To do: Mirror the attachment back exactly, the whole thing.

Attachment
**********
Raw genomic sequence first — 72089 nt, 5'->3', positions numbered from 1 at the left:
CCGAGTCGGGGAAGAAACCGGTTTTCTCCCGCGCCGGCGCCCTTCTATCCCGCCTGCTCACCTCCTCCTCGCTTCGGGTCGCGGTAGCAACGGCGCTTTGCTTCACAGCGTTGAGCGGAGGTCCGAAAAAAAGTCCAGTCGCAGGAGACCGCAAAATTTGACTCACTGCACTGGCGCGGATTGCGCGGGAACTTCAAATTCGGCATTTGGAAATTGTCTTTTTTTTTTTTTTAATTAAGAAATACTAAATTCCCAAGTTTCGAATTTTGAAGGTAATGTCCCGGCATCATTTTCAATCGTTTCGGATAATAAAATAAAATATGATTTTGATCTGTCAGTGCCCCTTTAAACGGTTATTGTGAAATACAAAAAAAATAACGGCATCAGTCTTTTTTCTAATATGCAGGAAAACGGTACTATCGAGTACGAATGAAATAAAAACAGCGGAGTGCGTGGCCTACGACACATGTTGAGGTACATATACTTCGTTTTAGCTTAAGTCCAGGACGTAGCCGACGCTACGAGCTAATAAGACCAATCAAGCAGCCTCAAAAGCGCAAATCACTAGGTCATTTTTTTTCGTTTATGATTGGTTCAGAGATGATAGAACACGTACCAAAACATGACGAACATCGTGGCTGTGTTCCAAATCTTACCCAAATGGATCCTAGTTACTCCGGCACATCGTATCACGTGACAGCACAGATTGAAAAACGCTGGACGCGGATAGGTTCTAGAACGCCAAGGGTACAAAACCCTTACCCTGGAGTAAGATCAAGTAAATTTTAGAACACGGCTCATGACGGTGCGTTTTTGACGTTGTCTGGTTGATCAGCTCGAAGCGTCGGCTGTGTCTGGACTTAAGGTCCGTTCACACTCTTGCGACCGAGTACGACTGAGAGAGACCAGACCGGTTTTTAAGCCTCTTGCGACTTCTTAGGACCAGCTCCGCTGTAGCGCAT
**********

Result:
Raw genomic sequence first — 72089 nt, 5'->3', positions numbered from 1 at the left:
CCGAGTCGGGGAAGAAACCGGTTTTCTCCCGCGCCGGCGCCCTTCTATCCCGCCTGCTCACCTCCTCCTCGCTTCGGGTCGCGGTAGCAACGGCGCTTTGCTTCACAGCGTTGAGCGGAGGTCCGAAAAAAAGTCCAGTCGCAGGAGACCGCAAAATTTGACTCACTGCACTGGCGCGGATTGCGCGGGAACTTCAAATTCGGCATTTGGAAATTGTCTTTTTTTTTTTTTTAATTAAGAAATACTAAATTCCCAAGTTTCGAATTTTGAAGGTAATGTCCCGGCATCATTTTCAATCGTTTCGGATAATAAAATAAAATATGATTTTGATCTGTCAGTGCCCCTTTAAACGGTTATTGTGAAATACAAAAAAAATAACGGCATCAGTCTTTTTTCTAATATGCAGGAAAACGGTACTATCGAGTACGAATGAAATAAAAACAGCGGAGTGCGTGGCCTACGACACATGTTGAGGTACATATACTTCGTTTTAGCTTAAGTCCAGGACGTAGCCGACGCTACGAGCTAATAAGACCAATCAAGCAGCCTCAAAAGCGCAAATCACTAGGTCATTTTTTTTCGTTTATGATTGGTTCAGAGATGATAGAACACGTACCAAAACATGACGAACATCGTGGCTGTGTTCCAAATCTTACCCAAATGGATCCTAGTTACTCCGGCACATCGTATCACGTGACAGCACAGATTGAAAAACGCTGGACGCGGATAGGTTCTAGAACGCCAAGGGTACAAAACCCTTACCCTGGAGTAAGATCAAGTAAATTTTAGAACACGGCTCATGACGGTGCGTTTTTGACGTTGTCTGGTTGATCAGCTCGAAGCGTCGGCTGTGTCTGGACTTAAGGTCCGTTCACACTCTTGCGACCGAGTACGACTGAGAGAGACCAGACCGGTTTTTAAGCCTCTTGCGACTTCTTAGGACCAGCTCCGCTGTAGCGCAT